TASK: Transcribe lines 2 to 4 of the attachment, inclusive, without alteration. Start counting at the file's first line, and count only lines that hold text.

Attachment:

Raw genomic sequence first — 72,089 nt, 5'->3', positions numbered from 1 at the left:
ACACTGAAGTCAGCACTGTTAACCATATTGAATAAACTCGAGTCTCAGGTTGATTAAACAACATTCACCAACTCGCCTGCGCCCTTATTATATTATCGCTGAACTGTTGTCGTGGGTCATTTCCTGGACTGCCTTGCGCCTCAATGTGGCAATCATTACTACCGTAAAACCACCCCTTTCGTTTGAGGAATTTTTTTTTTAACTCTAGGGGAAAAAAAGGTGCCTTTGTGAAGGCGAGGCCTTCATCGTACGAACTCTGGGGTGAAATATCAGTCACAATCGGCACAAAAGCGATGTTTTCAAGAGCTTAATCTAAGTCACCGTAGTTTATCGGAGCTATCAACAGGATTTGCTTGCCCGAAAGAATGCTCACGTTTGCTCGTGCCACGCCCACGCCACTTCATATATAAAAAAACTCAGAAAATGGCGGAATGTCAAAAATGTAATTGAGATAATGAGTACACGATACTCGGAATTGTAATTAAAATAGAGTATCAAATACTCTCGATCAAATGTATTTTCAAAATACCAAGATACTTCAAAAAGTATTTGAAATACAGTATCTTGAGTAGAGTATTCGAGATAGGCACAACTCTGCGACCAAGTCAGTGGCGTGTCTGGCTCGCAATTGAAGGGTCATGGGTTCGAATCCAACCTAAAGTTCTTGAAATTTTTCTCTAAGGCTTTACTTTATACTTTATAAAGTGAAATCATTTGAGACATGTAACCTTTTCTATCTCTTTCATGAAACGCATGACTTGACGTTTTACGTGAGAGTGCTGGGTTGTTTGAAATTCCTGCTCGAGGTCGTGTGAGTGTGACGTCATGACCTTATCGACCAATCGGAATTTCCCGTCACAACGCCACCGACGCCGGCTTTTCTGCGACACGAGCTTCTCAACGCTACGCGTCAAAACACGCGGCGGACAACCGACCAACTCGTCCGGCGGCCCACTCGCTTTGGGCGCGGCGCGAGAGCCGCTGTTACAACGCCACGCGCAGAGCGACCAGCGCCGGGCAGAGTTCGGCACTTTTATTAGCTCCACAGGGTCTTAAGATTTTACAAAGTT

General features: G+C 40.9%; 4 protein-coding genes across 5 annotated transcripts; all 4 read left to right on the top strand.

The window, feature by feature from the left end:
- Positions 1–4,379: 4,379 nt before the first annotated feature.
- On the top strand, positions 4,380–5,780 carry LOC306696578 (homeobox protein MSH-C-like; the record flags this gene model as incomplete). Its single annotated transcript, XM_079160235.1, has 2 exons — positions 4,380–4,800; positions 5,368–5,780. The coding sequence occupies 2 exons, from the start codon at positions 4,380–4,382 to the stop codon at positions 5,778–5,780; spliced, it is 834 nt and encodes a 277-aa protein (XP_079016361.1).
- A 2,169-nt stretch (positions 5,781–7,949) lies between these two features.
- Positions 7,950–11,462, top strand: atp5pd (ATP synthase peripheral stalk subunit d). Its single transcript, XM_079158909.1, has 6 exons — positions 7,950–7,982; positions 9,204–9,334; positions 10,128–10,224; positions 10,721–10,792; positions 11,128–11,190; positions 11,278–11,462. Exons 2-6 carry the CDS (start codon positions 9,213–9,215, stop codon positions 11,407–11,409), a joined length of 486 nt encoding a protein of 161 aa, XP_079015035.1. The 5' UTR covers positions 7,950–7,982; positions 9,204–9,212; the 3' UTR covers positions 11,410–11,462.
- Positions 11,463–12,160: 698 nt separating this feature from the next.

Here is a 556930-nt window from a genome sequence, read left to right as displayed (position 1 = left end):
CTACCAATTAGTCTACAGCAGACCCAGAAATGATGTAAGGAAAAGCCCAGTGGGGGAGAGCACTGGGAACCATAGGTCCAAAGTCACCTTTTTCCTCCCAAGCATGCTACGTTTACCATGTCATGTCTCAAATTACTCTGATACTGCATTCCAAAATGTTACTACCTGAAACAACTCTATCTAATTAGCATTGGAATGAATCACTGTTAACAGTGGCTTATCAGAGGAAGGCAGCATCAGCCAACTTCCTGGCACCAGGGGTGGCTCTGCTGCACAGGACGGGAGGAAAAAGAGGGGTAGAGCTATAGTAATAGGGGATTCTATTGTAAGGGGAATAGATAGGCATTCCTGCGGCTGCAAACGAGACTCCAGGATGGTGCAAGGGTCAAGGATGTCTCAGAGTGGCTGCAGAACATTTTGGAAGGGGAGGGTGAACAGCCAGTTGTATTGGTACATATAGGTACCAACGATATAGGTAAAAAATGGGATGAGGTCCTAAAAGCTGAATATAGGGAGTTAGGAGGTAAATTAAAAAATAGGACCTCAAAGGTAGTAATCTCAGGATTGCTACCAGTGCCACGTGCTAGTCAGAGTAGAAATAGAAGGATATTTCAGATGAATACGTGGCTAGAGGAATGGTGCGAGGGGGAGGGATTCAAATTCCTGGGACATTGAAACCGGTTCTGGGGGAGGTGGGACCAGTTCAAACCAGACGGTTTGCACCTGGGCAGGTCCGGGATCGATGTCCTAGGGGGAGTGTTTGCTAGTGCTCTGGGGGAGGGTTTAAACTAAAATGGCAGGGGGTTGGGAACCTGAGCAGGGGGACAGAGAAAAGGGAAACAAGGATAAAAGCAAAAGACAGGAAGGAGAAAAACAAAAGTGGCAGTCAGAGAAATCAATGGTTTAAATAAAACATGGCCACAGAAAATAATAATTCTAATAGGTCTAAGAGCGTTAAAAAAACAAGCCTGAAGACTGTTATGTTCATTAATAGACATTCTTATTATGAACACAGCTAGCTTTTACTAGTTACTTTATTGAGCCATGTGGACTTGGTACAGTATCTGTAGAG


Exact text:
ACACTGAAGTCAGCACTGTTAACCATATTGAATAAACTCGAGTCTCAGGTTGATTAAACAACATTCACCAACTCGCCTGCGCCCTTATTATATTATCGCTGAACTGTTGTCGTGGGTCATTTCCTGGACTGCCTTGCGCCTCAATGTGGCAATCATTACTACCGTAAAACCACCCCTTTCGTTTGAGGAATTTTTTTTTTAACTCTAGGGGAAAAAAAGGTGCCTTTGTGAAGGCGAGGCCTTCATCGTACGAACTCTGGGGTGAAATATCAGTCACAATCGGCACAAAAGCGATGTTTTCAAGAGCTTAATCTAAGTCACCGTAGTTTATCGGAGCTATCAACAGGATTTGCTTGCCCGAAAGAATGCTCACGTTTGCTCGTGCCACGCCCACGCCACTTCATATATAAAAAAACTCAGAAAATGGCGGAATGTCAAAAATGTAATTGAGATAATGAGTACACGATACTCGGAATTGTAATTAAAATAGAGTATCAAATACTCTCGATCAAATGTATTTTCAAAATACCAAGATACTTCAAAAAGTATTTGAAATACAGTATCTTGAGTAGAGTATTCGAGATAGGCACAACTCTGCGACCAAGTCAGTGGCGTGTCTGGCTCGCAATTGAAGGGTCATGGGTTCGAATCCAACCTAAAGTTCTTGAAATTTTTCTCTAAGGCTTTACTTTATACTTTATAAAGTGAAATCATTTGAGACATGTAACCTTTTCTATCTCTTTCATGAAACGCATGACTTGACGTTTTACGTGAGAGTGCTGGGTTGTTTGAAATTCCTGCTCGAGGTCGTGTGAGTGTGACGTCATGACCTTATCGACCAATCGGAATTTCCCGTCACAACGCCACCGACGCCGGCTTTTCTGCGACACGAGCTTCTCAACGCTACGCGTCAAAACACGCGGCGGACAACCGACCAACTCGTCCGGCGGCCCACTCGCTTTGGGCGCGGCGCGAGAGCCGCTGTTACAACGCCACGCGCAGAGCGACCAGCGCCGGGCAGAGTTCGGCACTTTTATTAGCTCCACAGGGTCTTAAGATTTTACAAAGTT

General features: G+C 40.9%; 4 protein-coding genes across 5 annotated transcripts; all 4 read left to right on the top strand.

The window, feature by feature from the left end: